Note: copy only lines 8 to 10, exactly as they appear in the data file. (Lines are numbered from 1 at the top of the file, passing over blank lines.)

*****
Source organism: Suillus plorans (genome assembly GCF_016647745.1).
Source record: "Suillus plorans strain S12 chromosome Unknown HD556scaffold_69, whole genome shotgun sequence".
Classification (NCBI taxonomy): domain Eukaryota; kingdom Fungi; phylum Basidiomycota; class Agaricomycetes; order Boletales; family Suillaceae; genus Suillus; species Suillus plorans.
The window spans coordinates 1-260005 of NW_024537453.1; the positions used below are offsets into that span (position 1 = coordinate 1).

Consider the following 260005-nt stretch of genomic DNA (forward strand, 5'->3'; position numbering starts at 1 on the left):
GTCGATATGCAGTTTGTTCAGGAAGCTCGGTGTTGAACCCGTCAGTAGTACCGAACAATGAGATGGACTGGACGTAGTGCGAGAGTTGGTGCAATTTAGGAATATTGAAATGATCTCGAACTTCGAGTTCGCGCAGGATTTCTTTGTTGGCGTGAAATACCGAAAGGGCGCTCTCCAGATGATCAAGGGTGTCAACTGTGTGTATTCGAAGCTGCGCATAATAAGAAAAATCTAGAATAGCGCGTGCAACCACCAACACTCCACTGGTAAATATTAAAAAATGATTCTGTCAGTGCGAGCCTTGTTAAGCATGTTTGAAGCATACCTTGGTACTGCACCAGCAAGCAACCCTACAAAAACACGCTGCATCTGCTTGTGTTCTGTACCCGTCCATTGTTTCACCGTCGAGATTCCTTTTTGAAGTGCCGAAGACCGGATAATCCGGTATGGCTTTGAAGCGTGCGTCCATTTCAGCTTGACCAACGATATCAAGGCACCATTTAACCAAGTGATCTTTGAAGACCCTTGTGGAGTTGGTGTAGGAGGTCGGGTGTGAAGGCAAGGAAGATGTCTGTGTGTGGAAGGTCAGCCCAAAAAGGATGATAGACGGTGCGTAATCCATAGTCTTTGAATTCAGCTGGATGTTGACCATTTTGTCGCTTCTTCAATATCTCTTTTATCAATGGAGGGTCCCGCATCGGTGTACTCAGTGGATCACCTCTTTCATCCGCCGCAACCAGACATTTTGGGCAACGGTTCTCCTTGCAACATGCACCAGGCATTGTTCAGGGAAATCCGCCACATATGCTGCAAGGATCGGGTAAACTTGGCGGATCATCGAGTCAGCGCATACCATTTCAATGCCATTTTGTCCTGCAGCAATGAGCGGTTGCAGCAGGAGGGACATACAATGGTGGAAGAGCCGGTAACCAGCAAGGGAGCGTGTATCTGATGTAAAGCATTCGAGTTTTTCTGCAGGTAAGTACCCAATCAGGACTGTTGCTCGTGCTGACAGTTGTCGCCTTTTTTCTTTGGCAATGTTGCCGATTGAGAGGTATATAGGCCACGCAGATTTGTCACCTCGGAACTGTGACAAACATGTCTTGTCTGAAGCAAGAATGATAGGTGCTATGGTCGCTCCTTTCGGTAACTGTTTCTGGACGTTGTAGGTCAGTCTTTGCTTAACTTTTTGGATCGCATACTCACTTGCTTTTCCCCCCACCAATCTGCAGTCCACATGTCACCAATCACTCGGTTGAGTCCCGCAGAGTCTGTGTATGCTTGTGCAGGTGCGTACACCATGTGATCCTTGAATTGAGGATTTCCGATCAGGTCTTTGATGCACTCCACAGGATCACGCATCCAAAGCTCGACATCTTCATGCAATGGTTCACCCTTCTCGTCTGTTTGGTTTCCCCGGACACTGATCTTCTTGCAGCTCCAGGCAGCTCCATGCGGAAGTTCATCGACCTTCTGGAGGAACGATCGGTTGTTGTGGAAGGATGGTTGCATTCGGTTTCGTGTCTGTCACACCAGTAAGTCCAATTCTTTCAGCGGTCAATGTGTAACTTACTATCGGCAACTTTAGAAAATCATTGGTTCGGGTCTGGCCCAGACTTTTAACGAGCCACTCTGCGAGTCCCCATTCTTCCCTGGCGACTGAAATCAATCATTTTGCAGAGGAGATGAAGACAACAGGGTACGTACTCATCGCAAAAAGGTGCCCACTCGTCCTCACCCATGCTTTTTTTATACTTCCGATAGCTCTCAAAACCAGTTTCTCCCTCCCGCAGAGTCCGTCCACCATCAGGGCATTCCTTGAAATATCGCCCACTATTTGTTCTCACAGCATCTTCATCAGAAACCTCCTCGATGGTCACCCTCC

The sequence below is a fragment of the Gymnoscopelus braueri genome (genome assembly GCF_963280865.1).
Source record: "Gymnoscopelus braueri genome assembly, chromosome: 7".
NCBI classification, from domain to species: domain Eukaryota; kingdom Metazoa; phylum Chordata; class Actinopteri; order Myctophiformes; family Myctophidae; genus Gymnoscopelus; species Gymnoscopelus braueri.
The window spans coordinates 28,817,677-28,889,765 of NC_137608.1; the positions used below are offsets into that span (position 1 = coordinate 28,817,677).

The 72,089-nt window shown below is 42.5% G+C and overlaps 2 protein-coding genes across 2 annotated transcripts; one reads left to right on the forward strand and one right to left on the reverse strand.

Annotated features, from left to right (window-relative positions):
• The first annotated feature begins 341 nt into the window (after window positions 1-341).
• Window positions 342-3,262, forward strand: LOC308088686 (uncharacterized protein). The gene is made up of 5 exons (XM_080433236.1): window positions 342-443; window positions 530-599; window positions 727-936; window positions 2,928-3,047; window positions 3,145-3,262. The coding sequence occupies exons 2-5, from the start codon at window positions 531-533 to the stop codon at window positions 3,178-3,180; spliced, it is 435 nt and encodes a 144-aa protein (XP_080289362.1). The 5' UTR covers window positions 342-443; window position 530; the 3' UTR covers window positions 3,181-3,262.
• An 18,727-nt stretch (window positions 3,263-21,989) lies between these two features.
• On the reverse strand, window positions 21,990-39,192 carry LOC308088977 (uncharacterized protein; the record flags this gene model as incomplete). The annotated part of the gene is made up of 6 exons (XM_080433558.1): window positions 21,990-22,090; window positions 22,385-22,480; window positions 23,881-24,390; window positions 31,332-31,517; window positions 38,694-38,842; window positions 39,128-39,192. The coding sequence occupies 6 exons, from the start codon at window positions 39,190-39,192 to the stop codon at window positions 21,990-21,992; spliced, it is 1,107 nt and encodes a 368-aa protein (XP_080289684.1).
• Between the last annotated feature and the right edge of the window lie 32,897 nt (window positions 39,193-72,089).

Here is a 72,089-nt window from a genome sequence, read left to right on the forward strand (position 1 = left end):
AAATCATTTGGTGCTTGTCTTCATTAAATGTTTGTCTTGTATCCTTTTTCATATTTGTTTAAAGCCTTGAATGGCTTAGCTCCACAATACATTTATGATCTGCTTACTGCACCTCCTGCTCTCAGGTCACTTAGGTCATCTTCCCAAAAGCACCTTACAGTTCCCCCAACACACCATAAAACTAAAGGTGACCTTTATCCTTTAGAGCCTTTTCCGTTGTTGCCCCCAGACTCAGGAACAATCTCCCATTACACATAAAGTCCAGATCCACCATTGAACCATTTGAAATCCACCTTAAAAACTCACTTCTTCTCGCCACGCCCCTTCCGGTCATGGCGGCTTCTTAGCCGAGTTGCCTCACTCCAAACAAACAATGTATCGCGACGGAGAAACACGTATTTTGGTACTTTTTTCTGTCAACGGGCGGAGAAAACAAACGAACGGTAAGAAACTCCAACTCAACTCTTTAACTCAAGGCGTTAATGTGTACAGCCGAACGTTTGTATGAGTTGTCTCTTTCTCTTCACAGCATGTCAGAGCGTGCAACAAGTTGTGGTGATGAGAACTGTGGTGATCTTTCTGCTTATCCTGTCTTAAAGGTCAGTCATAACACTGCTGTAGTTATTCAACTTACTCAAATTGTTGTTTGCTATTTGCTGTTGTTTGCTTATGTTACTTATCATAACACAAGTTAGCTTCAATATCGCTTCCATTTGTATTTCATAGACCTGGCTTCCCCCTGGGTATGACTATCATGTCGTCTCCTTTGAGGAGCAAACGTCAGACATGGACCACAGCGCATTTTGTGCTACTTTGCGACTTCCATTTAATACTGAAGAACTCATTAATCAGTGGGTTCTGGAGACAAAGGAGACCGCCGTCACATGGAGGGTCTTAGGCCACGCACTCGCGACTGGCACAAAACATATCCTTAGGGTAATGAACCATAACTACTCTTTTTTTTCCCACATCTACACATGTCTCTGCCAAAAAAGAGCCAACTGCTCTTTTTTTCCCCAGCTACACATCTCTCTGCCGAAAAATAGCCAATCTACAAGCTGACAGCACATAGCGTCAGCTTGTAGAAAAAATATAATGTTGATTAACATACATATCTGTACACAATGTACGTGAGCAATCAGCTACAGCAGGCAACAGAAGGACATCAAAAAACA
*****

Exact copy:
Source record: "Gymnoscopelus braueri genome assembly, chromosome: 7".
NCBI classification, from domain to species: domain Eukaryota; kingdom Metazoa; phylum Chordata; class Actinopteri; order Myctophiformes; family Myctophidae; genus Gymnoscopelus; species Gymnoscopelus braueri.
The window spans coordinates 28,817,677-28,889,765 of NC_137608.1; the positions used below are offsets into that span (position 1 = coordinate 28,817,677).